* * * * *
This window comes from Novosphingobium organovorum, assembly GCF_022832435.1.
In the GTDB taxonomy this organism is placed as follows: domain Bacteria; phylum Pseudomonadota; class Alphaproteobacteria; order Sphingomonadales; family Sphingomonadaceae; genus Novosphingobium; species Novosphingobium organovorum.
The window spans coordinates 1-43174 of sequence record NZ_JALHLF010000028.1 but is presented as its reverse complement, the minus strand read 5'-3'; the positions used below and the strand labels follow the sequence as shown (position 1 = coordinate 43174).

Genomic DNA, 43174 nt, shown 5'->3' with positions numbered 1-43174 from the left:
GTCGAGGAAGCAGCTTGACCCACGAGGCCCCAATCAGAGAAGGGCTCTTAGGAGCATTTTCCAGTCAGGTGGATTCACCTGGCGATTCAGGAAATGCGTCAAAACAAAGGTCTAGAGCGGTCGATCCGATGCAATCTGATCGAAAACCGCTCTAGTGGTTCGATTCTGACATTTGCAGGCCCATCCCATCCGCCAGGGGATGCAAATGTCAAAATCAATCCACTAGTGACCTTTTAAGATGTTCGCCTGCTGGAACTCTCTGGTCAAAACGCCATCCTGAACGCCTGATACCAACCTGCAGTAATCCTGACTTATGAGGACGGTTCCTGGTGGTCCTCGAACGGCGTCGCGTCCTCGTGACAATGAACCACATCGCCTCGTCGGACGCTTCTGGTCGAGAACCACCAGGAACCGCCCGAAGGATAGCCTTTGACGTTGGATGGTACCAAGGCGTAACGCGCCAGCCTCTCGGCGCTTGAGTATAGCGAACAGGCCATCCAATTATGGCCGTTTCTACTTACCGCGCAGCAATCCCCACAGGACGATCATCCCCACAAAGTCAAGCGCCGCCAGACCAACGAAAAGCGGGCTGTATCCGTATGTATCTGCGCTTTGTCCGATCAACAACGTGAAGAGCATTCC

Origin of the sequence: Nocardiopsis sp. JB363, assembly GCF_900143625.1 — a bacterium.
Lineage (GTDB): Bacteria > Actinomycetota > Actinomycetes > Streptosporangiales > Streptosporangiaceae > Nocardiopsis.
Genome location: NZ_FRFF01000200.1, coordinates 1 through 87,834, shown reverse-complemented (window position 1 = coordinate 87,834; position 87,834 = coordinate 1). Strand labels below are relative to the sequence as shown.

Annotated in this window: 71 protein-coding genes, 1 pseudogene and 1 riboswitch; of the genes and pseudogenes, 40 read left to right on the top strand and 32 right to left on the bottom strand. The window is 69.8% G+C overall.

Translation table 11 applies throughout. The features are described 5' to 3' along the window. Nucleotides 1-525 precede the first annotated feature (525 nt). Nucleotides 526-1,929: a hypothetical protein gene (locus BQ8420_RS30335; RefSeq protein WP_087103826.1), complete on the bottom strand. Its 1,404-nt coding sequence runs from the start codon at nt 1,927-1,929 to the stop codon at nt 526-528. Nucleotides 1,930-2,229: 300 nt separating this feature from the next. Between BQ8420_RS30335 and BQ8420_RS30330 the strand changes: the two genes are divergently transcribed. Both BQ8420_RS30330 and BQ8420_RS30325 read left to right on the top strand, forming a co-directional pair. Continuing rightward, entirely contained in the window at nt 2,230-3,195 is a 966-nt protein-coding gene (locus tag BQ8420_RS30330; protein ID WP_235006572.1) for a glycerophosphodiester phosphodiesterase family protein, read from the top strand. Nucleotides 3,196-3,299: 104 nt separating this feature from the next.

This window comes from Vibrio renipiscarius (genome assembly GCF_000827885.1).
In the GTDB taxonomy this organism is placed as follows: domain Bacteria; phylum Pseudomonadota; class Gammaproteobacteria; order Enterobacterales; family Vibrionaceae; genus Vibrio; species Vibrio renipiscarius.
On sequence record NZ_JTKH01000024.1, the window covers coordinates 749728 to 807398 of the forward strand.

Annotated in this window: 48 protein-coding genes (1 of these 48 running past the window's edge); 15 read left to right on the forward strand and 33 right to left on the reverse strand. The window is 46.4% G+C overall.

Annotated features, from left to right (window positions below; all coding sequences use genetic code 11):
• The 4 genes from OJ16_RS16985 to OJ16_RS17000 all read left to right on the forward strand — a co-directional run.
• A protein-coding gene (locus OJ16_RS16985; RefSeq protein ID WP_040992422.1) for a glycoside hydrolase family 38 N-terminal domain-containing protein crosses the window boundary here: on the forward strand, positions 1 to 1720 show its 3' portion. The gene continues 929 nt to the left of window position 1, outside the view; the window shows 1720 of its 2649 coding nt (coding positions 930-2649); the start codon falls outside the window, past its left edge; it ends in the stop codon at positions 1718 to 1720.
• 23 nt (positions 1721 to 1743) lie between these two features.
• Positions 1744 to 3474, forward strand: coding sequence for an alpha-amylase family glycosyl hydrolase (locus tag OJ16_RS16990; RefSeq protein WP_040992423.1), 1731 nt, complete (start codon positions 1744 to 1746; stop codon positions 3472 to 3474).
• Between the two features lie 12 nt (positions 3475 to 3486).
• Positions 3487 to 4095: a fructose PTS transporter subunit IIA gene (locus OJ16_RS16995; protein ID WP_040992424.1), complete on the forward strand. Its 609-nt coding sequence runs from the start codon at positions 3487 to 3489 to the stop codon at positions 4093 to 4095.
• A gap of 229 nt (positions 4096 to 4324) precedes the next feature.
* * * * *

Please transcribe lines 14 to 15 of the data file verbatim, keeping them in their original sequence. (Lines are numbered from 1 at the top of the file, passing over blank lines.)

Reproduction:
Annotated in this window: 48 protein-coding genes (1 of these 48 running past the window's edge); 15 read left to right on the forward strand and 33 right to left on the reverse strand. The window is 46.4% G+C overall.

Annotated features, from left to right (window positions below; all coding sequences use genetic code 11):